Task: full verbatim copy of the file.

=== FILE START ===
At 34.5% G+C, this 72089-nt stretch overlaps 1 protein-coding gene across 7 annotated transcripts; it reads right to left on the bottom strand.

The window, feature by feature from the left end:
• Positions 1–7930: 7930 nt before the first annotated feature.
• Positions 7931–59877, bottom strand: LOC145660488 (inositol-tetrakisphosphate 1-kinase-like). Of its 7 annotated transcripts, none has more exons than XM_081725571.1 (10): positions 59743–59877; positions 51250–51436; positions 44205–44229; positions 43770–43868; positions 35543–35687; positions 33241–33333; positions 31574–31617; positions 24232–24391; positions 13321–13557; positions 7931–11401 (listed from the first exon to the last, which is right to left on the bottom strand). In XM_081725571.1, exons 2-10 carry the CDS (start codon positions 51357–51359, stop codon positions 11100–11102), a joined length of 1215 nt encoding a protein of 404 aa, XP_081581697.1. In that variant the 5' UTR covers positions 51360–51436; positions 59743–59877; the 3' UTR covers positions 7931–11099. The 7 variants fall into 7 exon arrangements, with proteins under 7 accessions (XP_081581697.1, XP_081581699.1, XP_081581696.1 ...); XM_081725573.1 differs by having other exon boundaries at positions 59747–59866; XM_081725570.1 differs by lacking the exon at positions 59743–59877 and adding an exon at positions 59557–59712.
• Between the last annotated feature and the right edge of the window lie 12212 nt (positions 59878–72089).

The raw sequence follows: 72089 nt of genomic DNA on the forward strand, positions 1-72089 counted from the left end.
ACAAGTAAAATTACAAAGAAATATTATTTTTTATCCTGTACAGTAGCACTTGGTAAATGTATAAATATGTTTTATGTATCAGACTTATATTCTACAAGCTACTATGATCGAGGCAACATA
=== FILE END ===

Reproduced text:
At 34.5% G+C, this 72089-nt stretch overlaps 1 protein-coding gene across 7 annotated transcripts; it reads right to left on the bottom strand.

The window, feature by feature from the left end:
• Positions 1–7930: 7930 nt before the first annotated feature.
• Positions 7931–59877, bottom strand: LOC145660488 (inositol-tetrakisphosphate 1-kinase-like). Of its 7 annotated transcripts, none has more exons than XM_081725571.1 (10): positions 59743–59877; positions 51250–51436; positions 44205–44229; positions 43770–43868; positions 35543–35687; positions 33241–33333; positions 31574–31617; positions 24232–24391; positions 13321–13557; positions 7931–11401 (listed from the first exon to the last, which is right to left on the bottom strand). In XM_081725571.1, exons 2-10 carry the CDS (start codon positions 51357–51359, stop codon positions 11100–11102), a joined length of 1215 nt encoding a protein of 404 aa, XP_081581697.1. In that variant the 5' UTR covers positions 51360–51436; positions 59743–59877; the 3' UTR covers positions 7931–11099. The 7 variants fall into 7 exon arrangements, with proteins under 7 accessions (XP_081581697.1, XP_081581699.1, XP_081581696.1 ...); XM_081725573.1 differs by having other exon boundaries at positions 59747–59866; XM_081725570.1 differs by lacking the exon at positions 59743–59877 and adding an exon at positions 59557–59712.
• Between the last annotated feature and the right edge of the window lie 12212 nt (positions 59878–72089).

The raw sequence follows: 72089 nt of genomic DNA on the forward strand, positions 1-72089 counted from the left end.
ACAAGTAAAATTACAAAGAAATATTATTTTTTATCCTGTACAGTAGCACTTGGTAAATGTATAAATATGTTTTATGTATCAGACTTATATTCTACAAGCTACTATGATCGAGGCAACATA